Into the Mirror – Review

Into the Mirror - Review

★★☆☆☆

Daniel is an extremely pretty and rather sad young man, until, that is, he begins to discover his true self, through means that the press release is peculiarly vague about. Well, I’ll tell you – spoilers – it’s drag, which is an odd thing to seek to conceal about the movie, as it seems to me that, with RuPaul’s Drag Race and all the rest of it, drag’s the hot thing at the moment and certainly something you’d want to sell the movie on. But whatever. Daniel goes with a co-worker to a drag club and gets to drunk that he wakes up not remembering anything about the previous night. But what happened is, he agreed to perform a routine in drag, something’s he’s never tried before. Eek!

That’s an interesting enough premise, though it feels to me like a bit of a cheat to keep Daniel’s coming-out moment, which should be pivotal, from both Daniel himself (because he was too drunk) and from the audience (because it takes place offscreen). But the real oddity is that, after 20-30 minutes of coherent, grounded – if highly stylised – narrative, the film presents Daniel’s first night of drag in fragmented, hallucinatory fashion. With the lovely, pulsating Johnny Jewel soundtrack – his music made memorable appearances in Nicolas Refn’s Bronson and Drive, Ryan Gosling’s Lost River, and David Lynch’s Twin Peaks: The Return – it’s like a music video, one of those hundreds of music videos full of aimless Lynchian nightmare imagery. It’s unclear quite why the choice was made to present Daniel’s experience so horrifically – isn’t drag supposed to represent an emancipation for him, a beautiful thing? The nightclub is bathed in Hellish red, like the techniques used for evil nightclubs in Irréversible, Shame, and Twin Peaks: Fire Walk With Me.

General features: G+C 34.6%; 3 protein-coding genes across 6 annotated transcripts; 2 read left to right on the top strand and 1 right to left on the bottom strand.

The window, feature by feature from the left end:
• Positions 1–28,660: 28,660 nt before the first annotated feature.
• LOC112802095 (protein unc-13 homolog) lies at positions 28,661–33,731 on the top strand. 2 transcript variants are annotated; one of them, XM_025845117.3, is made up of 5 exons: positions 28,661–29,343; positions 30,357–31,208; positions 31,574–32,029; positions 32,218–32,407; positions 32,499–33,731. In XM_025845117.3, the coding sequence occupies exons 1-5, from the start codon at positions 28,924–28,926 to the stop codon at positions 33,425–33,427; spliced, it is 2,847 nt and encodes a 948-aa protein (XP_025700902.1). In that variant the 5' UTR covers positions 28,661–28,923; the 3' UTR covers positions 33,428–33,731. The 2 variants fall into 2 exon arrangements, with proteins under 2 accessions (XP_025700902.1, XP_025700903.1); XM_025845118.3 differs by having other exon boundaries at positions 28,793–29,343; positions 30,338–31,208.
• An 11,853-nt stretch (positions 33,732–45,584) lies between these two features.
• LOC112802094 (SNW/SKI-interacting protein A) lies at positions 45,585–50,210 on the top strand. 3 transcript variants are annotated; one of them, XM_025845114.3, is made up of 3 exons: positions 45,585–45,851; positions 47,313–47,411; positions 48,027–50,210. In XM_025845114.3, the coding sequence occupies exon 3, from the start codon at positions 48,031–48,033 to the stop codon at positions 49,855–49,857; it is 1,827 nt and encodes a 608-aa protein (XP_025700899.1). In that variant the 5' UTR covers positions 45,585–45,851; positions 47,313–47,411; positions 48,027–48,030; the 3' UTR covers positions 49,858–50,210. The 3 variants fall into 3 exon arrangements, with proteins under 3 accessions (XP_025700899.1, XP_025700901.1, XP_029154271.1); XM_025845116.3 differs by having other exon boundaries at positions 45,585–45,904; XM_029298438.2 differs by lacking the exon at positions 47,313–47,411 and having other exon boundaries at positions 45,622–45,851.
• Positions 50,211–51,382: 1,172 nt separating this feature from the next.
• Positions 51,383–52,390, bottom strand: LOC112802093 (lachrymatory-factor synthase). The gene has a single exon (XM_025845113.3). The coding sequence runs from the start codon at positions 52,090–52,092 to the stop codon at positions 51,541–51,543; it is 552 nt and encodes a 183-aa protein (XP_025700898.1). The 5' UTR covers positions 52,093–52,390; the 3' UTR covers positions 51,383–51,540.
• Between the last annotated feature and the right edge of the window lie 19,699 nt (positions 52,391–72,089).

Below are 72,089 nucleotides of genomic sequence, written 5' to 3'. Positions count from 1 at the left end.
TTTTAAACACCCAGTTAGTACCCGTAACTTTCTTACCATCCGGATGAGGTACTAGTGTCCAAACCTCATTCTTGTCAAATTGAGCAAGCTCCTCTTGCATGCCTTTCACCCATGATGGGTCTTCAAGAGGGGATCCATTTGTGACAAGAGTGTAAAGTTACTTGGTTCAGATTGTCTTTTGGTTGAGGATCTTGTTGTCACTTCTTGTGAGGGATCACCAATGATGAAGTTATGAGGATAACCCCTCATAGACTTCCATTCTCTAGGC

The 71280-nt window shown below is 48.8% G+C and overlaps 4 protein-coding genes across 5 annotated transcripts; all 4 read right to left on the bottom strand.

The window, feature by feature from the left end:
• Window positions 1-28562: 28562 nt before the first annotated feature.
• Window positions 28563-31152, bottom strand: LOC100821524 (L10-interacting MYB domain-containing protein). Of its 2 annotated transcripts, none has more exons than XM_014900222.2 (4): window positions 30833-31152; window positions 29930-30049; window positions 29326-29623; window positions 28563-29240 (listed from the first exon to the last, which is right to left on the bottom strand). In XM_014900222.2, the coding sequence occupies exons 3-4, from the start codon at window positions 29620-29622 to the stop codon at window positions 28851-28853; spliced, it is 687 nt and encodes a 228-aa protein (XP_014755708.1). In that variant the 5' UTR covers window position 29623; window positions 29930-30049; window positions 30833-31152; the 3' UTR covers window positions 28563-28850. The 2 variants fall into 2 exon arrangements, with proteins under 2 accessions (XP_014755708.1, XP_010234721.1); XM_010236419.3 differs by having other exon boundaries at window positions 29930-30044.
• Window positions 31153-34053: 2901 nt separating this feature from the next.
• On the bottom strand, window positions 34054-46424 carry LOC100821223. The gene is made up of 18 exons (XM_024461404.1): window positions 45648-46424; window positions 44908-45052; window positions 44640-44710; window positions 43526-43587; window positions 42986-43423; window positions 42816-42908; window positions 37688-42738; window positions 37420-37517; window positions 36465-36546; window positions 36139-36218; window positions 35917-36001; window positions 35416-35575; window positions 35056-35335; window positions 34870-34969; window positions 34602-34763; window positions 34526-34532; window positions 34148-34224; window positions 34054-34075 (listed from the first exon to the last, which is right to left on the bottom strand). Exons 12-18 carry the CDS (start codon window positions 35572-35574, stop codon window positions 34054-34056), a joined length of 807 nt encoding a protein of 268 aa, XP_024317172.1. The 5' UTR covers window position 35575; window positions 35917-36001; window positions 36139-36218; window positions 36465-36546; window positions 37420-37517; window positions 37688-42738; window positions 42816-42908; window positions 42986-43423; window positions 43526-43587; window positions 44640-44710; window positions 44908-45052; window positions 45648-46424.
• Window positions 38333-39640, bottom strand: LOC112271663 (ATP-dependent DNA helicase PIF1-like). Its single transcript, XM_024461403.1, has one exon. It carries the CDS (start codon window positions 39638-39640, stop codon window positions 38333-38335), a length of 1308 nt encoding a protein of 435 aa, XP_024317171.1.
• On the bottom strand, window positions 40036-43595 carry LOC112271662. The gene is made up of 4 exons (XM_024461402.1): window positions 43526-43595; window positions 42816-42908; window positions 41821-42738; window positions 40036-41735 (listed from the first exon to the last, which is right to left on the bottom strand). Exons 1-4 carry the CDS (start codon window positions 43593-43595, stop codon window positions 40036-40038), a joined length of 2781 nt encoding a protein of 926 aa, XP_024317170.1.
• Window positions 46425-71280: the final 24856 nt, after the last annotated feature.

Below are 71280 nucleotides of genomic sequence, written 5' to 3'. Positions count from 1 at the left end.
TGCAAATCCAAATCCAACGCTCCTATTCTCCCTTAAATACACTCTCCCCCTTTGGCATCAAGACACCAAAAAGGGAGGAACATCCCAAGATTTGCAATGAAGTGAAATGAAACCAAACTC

It’s an odd choice and an unfortunate one, because what was a reasonably interesting picture becomes a slog through go-nowhere imagery, like someone was desperate to somehow drag the picture up to feature length (just barely – it’s 63 minutes).

Into the Mirror is in cinemas and on digital from 22nd November.

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